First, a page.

Public problems often involve a transfer of risks from one group of people to another. If the proposed ban on saccharin had been implemented in the late 1970s, millions of people might have had a slightly reduced risk of cancer, but those with diabetes would have had an increased risk of problems associated with that disease. The transfer of a risk from one group to another is often subtle. Using more resources for the treatment of patients with cancer may mean using fewer resources for the treatment of other patients -- say, those with heart disease. Consequently, the risk for the latter group may increase. Even with the best of intentions, risks may be inadvertently transferred. Cutting curbs at crosswalks makes it safer for people in wheelchairs to cross streets but may make it more dangerous for blind people.
We all know that people who live in wealthier countries tend to live longer than those who live in poorer countries. What is less well known is that the wealthier residents of a country live longer, on average, than the poorer residents [1,2]. Wealthier nations have the economic resources to take preventive actions to reduce risks as well as ameliorative actions to address medical and national disasters. Wealthier nations have the infrastructure, knowledge, and funds to reduce risks substantially.
On an individual level, too, richer is safer, [3,4] and in fact the economic costs of risk-reduction policies can induce substantial risks. All the money required to implement risk-reduction policies, including those paid for by government, must come from individuals, leaving them with less money to spend on all other needs, including personal activities to reduce risk. There is strong evidence that a higher income in the long term leads to lower individual risks . A quantification of this principle suggests that a cost in the range of $5 million to $12 million (in 1990 dollars) that is borne collectively by many people may induce one death, because those people are slightly poorer and therefore cannot make many life-sustaining choices,  such as obtaining better health care services, buying better tires, eating more healthful foods, working fewer hours, living in safer communities, and in general leading less stressful lives.
Suppose a rare disease is diagnosed in one teenager, Janet. Without treatment, she is expected to survive for only three months. A clinical appraisal indicates that, at this stage of the disease, it would cost $5 million to try to save Janet, an effort that has only a 50 percent chance of success. The decision is made to proceed with treatment. Most people would concur that it is worth the $5 million for a 50 percent chance of saving Janet's life, since $5 million is certainly of less value than Janet's life. Just before treatment begins, a researcher familiar with the disease voices a dissenting opinion: ``This disease results in the deaths of 12 young people annually. An educational program, with even a modest budget of $5 million, could reduce the occurrence of this disease. The statistics suggest that four lives would be saved by this program. Should we spend $5 million for a 50 percent chance to save one teenager's life when we could use the same amount to save the lives of four teenagers''?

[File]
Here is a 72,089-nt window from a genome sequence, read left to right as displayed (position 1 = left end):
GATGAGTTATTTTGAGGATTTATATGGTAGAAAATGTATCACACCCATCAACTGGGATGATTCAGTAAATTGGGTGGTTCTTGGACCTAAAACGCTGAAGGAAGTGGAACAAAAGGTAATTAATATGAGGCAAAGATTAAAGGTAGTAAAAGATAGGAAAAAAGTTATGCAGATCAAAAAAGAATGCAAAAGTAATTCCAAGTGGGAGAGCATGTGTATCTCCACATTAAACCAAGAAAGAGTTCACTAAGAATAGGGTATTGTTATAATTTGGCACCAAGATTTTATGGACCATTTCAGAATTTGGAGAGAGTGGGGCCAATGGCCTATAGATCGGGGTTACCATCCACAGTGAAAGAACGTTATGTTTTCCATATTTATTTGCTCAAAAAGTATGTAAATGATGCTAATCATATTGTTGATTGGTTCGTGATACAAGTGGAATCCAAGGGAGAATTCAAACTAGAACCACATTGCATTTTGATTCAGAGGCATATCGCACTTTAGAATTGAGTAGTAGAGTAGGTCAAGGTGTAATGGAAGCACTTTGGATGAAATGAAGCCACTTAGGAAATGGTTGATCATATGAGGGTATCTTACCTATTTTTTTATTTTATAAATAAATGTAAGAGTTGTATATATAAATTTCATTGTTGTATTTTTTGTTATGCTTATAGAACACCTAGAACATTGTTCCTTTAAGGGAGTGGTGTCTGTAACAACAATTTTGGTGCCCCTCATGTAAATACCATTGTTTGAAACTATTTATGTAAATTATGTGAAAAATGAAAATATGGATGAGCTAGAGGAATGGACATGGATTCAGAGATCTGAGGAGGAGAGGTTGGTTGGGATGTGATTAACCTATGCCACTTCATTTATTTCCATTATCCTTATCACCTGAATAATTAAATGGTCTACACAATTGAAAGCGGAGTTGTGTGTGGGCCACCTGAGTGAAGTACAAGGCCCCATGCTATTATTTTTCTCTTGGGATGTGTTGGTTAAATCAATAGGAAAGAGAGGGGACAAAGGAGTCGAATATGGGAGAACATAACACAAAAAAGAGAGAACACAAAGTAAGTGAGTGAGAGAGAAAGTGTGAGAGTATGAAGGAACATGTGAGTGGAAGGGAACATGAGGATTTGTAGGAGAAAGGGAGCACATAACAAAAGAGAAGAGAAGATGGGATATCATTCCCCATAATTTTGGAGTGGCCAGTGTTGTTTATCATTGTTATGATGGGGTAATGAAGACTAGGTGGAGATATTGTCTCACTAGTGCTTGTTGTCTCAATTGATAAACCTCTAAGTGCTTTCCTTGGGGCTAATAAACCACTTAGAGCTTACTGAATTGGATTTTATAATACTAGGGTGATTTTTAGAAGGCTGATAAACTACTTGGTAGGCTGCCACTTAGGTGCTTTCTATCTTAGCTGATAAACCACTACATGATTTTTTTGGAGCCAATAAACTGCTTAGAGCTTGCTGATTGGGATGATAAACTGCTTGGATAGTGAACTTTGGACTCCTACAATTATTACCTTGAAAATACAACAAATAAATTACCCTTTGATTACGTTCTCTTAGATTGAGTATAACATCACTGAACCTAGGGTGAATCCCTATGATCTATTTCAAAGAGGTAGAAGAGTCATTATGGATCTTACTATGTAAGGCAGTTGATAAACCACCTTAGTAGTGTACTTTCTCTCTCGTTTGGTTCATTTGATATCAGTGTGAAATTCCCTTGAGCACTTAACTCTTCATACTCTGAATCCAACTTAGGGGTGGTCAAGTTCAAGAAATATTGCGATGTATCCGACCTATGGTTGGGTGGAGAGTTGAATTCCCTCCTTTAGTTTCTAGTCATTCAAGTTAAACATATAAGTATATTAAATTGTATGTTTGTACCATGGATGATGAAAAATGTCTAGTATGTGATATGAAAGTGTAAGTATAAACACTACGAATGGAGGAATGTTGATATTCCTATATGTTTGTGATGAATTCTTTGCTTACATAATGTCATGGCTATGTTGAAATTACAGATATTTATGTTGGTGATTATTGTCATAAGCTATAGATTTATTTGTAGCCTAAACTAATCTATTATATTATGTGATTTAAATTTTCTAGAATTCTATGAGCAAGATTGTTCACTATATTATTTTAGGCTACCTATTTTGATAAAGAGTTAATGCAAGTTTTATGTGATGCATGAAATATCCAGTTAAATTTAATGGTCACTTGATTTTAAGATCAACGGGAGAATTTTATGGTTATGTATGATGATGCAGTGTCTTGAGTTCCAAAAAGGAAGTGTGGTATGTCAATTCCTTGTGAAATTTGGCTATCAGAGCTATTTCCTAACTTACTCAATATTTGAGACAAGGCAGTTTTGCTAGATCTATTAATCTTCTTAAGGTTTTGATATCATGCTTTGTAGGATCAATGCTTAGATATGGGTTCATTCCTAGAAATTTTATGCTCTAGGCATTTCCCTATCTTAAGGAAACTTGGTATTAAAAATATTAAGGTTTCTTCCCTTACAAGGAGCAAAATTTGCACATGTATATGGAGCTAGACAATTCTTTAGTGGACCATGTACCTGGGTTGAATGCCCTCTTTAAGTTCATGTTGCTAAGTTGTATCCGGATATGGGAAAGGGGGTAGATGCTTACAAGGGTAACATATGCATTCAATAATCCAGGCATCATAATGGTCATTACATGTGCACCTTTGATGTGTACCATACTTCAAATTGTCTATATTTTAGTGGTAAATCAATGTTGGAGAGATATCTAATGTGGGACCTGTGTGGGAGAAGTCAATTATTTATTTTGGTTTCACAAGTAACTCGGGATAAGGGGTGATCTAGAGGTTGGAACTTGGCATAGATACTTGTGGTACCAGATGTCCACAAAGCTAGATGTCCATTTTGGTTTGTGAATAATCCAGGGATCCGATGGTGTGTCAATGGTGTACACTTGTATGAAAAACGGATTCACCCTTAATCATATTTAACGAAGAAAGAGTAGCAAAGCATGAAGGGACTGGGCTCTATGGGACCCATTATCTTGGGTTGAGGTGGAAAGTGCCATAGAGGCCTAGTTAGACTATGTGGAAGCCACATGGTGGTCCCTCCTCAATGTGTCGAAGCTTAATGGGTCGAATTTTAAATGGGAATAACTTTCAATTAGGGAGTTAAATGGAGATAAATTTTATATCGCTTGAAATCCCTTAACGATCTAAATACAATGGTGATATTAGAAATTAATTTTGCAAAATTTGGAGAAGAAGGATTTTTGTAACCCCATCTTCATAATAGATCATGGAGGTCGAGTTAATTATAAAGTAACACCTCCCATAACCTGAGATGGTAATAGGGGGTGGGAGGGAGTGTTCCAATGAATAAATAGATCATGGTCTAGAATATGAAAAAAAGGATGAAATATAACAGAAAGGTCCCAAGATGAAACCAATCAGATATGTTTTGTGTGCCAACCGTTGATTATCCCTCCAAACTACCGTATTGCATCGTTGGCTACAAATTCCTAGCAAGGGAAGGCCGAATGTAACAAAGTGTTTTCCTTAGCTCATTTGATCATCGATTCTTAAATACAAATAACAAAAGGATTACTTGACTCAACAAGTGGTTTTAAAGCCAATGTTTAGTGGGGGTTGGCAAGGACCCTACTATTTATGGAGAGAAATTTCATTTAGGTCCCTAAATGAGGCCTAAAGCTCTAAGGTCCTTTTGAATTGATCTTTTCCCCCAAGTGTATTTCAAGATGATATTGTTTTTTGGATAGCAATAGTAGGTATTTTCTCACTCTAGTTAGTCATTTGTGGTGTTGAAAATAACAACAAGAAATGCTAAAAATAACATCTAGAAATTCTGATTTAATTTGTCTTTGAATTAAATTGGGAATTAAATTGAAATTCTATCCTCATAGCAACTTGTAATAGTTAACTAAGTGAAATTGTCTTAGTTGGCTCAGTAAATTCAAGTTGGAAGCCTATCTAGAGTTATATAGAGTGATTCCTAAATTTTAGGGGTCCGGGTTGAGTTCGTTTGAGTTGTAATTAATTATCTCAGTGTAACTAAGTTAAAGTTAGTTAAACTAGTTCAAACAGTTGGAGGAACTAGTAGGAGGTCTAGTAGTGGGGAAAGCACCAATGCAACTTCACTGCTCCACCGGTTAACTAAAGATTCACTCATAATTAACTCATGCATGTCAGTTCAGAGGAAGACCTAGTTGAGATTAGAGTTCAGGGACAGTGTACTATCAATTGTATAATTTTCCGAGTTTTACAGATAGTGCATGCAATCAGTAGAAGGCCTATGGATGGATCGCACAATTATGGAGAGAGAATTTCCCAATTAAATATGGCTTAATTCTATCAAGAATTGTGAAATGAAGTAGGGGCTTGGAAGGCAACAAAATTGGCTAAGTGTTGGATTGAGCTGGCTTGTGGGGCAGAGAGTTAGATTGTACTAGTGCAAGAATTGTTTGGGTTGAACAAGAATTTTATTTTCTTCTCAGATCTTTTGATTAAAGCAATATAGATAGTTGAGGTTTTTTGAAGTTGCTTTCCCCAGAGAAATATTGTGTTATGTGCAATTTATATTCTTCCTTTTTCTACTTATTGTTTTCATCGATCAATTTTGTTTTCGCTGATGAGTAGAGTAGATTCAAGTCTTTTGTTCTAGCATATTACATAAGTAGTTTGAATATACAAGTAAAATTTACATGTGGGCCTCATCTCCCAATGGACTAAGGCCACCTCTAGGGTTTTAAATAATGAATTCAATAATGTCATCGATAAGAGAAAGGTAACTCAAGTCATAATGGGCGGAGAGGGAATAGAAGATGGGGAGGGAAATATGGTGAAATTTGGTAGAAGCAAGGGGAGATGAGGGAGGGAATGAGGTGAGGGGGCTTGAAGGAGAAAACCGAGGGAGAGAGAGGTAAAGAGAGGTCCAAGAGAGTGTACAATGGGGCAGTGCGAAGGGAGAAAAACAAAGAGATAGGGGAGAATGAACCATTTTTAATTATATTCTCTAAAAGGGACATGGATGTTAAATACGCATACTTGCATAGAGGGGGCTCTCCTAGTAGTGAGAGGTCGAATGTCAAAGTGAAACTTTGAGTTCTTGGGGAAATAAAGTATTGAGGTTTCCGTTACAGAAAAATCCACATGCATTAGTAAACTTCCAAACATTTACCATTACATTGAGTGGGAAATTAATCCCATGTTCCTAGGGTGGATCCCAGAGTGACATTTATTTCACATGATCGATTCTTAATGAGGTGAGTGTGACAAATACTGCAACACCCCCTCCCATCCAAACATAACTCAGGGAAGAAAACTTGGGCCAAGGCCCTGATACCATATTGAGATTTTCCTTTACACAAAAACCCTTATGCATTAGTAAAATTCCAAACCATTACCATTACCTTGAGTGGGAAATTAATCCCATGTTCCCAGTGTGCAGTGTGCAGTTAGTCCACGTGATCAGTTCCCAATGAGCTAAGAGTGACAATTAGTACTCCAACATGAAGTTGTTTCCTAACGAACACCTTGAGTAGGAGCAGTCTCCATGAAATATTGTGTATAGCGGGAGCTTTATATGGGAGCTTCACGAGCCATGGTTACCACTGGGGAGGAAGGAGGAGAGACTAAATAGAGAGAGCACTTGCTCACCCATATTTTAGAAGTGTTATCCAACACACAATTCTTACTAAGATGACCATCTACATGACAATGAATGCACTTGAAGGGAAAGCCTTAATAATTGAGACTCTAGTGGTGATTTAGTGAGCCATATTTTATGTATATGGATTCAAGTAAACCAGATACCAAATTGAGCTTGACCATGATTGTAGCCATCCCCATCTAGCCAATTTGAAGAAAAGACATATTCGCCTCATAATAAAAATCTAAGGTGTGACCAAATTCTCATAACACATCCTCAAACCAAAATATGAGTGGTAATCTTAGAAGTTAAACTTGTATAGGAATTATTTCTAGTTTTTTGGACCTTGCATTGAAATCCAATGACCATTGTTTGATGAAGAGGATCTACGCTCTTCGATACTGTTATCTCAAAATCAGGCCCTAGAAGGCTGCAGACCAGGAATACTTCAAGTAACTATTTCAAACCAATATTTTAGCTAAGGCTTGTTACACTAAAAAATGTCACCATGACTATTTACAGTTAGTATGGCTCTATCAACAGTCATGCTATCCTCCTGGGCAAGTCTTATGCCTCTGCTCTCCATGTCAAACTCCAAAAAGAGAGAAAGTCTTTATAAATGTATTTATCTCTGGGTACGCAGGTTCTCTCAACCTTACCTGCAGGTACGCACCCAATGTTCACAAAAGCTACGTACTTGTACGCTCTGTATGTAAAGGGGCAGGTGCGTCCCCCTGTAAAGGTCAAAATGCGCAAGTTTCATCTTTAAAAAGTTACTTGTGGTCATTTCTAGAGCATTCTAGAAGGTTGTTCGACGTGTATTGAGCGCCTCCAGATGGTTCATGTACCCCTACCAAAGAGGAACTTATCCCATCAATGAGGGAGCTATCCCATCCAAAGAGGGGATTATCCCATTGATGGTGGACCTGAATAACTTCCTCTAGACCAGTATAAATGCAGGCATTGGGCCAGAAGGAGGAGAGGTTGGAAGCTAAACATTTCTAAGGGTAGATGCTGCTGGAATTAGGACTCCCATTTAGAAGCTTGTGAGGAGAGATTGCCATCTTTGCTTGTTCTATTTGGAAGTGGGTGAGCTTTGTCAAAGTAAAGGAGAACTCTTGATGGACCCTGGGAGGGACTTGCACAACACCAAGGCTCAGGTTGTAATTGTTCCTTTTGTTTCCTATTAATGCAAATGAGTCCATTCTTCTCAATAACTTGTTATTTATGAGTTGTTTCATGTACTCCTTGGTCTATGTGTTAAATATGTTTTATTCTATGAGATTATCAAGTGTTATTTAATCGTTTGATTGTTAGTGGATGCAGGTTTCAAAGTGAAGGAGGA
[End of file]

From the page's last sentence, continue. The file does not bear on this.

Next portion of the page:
Perhaps $5 million should be spent for each purpose, but if only one of them can be pursued, many people will choose to save Janet's life. Saving Janet's life would avert an identifiable death, since everyone would know who was saved. Saving four teenagers who would otherwise have had the disease would avert four statistical deaths. In this case, it would never be known whose lives were saved. Because of this distinction, many people believe it is appropriate to assign a higher economic value to averting an identifiable death than to averting a statistical death. There is, of course, no right or wrong answer to this problem.
Most problems of public risk concern statistical deaths, whereas problems of personal risk concern identifiable deaths. It is also interesting to note that the deaths averted by programs focused on cure are often identifiable, whereas those averted by prevention programs are more often statistical. Perhaps this partially explains the tendency to emphasize cure rather than prevention in considering various risks.
Values are essential for evaluating risks. To some people, this is obvious. How could one evaluate anything without values? But others apparently would like to believe that it is not necessary to account for values in analyzing risks. They wish to rely only on facts in evaluating alternative courses of action and making choices. Yet even when the facts are abundant and unambiguous, which is rarely the case, someone with a choice to make wishes to choose the best (or a good) alternative. The notions of ``best'' and ``good'' are based on values.
Personal medical decisions, especially for serious problems, indicate the essential nature of values. Suppose you are considering whether or not to undergo a sigmoidoscopy to detect possible polyps in the lower intestine. The current data suggest that there is 1 chance in 20,000 that you will die in the next five years from colon cancer that may be recognized by sigmoidoscopy. This test, and the resulting procedures to eliminate any polyps, can reduce your five-year risk of death to 1 chance in 100,000. Suppose the sigmoidoscopy costs $600. Is it worth it to you? You have all the data. But to make this decision, you need to think about whether you value a reduction in risk from 5 chances to 1 in 100,000 over five years more than you value the $600. You can avoid thinking hard about these value judgments or perhaps thinking about them at all, but you cannot avoid making them. To benefit from decision making based on a review and appraisal of such value judgments, they should be made systematically, consistently, and explicitly .